The news site Axios in July hosted an event with Rep. Kurt Schrader (D., Ore.), a member of a House subcommittee on health and the sponsor of legislation that would provide federal funding that allows companies to sell knockoff drugs virtually identical to those that originated with their competitors.
The event was sponsored by the pharmaceutical company Viatris, which spent $3.6 million lobbying in favor of the drugs, known as biosimilars, and has contributed to Schrader’s campaigns.
The Axios event—”A Conversation on biosimilars and drug development”—featured the organization’s reporters, who touted biosimilars as an innovative approach to “lowering the cost of treatment in the U.S.,” alongside Schrader, who lauded pharmaceutical companies for their willingness to “be part of the solution.” The event was followed by a tweet from Axios‘s account, which boasts nearly 600,000 followers, that broadcast Schrader’s support for biosimilars and noted the Viatris sponsorship.
The event provides a window into a growing frontier of influence peddling in the nation’s capital, as news outlets like Axios—whose slogans include “no B.S. for sale”—show how the ostensibly unbiased news outlet makes money by facilitating events for companies with the lawmakers they hope to influence. Over the past several years, Politico, the Atlantic, and other outlets have started hosting similar events in search of new revenue streams. The business model has received criticism for eroding the traditional separation between editorial content and advertising.
The Viatris event was one of 64 corporate-sponsored conversations that Axios has hosted this year alone. The events have been sponsored by industry leaders like Facebook, Bank of America, and UnitedHealth and have featured 59 members of Congress and federal officials, according to a Washington Free Beacon review.
The arrangement is not illegal, but it blurs the ethical boundaries of journalism and highlights a sort of shadow lobbying strategy, according to ethics experts, who say the news outlet’s practice allows companies to circumvent lobbying-disclosure rules and wield influence through a side door.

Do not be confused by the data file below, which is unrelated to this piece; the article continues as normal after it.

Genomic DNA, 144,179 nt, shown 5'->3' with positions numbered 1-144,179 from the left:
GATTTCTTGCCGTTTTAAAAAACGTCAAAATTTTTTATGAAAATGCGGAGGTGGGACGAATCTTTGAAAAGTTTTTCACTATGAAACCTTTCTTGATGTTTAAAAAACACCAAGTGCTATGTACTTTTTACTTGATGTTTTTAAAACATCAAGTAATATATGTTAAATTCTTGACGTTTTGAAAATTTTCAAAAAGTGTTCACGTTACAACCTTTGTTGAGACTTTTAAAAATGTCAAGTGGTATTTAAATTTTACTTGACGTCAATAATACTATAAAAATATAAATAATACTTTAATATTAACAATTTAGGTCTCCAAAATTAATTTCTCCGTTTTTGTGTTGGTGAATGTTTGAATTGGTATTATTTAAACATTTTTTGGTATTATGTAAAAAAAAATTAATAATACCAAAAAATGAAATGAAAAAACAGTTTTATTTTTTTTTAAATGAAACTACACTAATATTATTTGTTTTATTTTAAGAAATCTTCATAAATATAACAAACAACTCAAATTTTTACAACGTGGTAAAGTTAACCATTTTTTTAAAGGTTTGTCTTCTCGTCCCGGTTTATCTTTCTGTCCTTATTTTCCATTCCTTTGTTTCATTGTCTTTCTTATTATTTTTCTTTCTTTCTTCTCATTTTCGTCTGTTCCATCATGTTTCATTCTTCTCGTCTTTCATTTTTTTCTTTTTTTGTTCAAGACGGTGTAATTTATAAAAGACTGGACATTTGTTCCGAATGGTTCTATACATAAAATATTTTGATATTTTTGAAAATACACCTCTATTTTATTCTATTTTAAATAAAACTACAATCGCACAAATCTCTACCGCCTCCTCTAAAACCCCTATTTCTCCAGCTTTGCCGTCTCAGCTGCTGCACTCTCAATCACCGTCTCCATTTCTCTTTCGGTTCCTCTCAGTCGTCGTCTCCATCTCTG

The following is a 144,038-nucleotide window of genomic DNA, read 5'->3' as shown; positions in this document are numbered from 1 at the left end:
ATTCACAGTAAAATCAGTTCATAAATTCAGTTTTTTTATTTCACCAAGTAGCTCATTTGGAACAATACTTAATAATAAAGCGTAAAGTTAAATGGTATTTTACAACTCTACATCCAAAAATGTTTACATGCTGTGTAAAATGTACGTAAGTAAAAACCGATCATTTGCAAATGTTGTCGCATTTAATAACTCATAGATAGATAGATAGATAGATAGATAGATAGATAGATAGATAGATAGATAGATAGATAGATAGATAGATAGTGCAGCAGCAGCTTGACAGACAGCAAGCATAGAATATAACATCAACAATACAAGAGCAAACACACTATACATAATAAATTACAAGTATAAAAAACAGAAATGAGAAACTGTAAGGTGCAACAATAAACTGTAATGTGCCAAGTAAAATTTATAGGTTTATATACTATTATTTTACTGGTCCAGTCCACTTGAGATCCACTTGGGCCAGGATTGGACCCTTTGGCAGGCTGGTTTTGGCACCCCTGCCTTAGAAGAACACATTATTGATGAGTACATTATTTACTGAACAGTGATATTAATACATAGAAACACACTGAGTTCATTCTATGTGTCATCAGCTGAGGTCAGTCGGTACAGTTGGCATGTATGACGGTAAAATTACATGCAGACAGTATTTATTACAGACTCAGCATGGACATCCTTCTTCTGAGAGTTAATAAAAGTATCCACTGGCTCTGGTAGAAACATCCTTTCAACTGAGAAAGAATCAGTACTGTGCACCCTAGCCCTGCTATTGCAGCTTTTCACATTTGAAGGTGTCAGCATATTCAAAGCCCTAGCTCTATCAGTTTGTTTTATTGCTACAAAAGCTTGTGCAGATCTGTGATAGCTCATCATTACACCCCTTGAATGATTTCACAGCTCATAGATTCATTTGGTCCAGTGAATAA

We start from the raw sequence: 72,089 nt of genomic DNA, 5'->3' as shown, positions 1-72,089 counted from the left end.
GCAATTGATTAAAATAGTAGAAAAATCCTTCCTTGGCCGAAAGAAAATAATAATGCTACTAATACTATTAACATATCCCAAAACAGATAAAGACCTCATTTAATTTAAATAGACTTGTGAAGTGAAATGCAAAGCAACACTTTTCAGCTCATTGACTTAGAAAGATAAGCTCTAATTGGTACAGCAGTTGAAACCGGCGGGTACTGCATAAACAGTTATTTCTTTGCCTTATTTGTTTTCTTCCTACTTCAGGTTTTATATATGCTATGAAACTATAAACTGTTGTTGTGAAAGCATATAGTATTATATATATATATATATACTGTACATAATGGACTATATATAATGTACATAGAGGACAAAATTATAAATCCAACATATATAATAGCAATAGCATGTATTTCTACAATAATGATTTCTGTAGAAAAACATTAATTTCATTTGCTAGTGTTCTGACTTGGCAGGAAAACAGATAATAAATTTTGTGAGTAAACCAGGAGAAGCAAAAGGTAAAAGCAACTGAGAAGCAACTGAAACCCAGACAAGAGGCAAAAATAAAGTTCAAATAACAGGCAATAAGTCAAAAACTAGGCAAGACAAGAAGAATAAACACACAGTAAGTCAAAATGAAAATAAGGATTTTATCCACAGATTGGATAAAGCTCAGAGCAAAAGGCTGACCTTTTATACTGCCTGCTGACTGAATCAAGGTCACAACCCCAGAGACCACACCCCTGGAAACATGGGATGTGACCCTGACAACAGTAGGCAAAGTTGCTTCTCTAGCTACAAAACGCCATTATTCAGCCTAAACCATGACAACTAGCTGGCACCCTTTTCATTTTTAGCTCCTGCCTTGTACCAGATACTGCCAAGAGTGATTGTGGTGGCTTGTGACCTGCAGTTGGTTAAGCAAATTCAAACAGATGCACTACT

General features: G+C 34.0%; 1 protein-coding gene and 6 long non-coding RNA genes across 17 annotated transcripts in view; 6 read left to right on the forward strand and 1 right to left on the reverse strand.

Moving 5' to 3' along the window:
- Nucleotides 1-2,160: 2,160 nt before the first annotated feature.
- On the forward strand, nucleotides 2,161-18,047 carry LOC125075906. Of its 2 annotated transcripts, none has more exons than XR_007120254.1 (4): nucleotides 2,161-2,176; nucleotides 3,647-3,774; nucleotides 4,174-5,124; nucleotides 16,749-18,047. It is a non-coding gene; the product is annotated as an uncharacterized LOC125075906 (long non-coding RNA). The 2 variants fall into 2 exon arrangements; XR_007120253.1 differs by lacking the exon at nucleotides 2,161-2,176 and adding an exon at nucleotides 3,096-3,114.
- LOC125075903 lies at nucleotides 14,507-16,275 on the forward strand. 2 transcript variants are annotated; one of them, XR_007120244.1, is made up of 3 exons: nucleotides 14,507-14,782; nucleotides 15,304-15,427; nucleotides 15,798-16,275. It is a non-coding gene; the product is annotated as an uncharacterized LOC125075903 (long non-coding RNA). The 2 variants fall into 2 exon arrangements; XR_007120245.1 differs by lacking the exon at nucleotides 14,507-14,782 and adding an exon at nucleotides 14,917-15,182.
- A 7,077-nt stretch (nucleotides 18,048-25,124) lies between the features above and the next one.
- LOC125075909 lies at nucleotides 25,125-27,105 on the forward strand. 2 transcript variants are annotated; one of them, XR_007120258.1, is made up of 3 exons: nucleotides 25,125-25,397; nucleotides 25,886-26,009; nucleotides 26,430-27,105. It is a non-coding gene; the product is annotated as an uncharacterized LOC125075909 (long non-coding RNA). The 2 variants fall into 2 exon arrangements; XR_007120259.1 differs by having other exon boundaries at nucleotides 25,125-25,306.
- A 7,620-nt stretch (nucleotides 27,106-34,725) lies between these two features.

In the case of the Axios events, the outlet’s reporters plug the corporate sponsor before leading a discussion with the policymaker that centers on an area of interest to the company. In a separate segment, an Axios employee conducts a friendly interview with one of the sponsor’s executives.
“There’s no way to defend Axios in this whole scenario,” said Scott Shepard, an analyst with the National Center for Public Policy Research, a watchdog group. The organization, he added, is “serving as a conduit both for corporations and for the lawmakers who[m] the corporations support.”
Axios states on its website that companies may sponsor public events and are permitted to provide feedback, though they cannot “veto speakers or request an invite be sent to government officials.”
Axios publisher Nick Johnston told the Free Beacon that he saw no issue with the advertising model, which he likened to television advertisements on news networks on which lawmakers are frequently interviewed. In that case, however, lawmakers are rarely, if ever, speaking directly to the particular companies’ advertising, nor are the network’s journalists deployed to help advance the message. Johnston said Axios‘s sponsors do not dictate event guests or content. An Axios spokeswoman declined to say how much sponsors pay to underwrite the events.
Many of the government officials who serve as panelists nonetheless serve on committees with jurisdiction over the corporate sponsors’ industries or work at federal agencies that shape policies of interest to the firms.
“There are a lot of things that happen in D.C. that don’t meet the statutory definition of lobbying, but it still has the same effect of peddling influence,” said Dylan Hedtler-Gaudette, the manager of government affairs at the Project on Government Oversight, a watchdog group that supports more transparency in government. “The appearance of impropriety is often just as bad as actual impropriety because it really skews the perception the public has about how the government works. Even if there isn’t anything nefarious going on here, it just looks bad.”